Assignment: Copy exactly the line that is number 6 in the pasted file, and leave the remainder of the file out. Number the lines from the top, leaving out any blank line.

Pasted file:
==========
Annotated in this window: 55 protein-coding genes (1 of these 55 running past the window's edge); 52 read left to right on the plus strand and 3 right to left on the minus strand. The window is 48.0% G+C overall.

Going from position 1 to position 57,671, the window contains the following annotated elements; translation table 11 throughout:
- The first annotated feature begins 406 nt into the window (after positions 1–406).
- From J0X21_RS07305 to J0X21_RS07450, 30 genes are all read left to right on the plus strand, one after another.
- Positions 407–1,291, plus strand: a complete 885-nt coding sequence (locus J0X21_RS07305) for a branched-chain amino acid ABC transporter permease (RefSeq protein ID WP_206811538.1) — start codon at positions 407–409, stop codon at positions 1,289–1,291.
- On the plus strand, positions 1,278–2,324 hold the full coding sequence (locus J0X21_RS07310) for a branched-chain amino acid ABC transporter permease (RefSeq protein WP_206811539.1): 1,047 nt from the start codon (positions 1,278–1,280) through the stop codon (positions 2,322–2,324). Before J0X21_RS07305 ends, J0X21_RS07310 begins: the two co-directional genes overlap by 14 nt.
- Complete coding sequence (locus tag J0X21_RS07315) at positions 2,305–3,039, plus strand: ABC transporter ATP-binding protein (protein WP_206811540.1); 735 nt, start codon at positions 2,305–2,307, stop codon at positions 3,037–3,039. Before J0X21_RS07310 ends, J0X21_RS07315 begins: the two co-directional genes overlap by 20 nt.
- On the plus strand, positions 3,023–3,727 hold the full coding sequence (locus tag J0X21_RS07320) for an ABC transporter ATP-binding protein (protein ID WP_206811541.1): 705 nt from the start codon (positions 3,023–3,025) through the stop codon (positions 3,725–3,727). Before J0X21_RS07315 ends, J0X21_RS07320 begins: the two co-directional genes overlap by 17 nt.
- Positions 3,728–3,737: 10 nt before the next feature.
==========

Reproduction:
- On the plus strand, positions 1,278–2,324 hold the full coding sequence (locus J0X21_RS07310) for a branched-chain amino acid ABC transporter permease (RefSeq protein WP_206811539.1): 1,047 nt from the start codon (positions 1,278–1,280) through the stop codon (positions 2,322–2,324). Before J0X21_RS07305 ends, J0X21_RS07310 begins: the two co-directional genes overlap by 14 nt.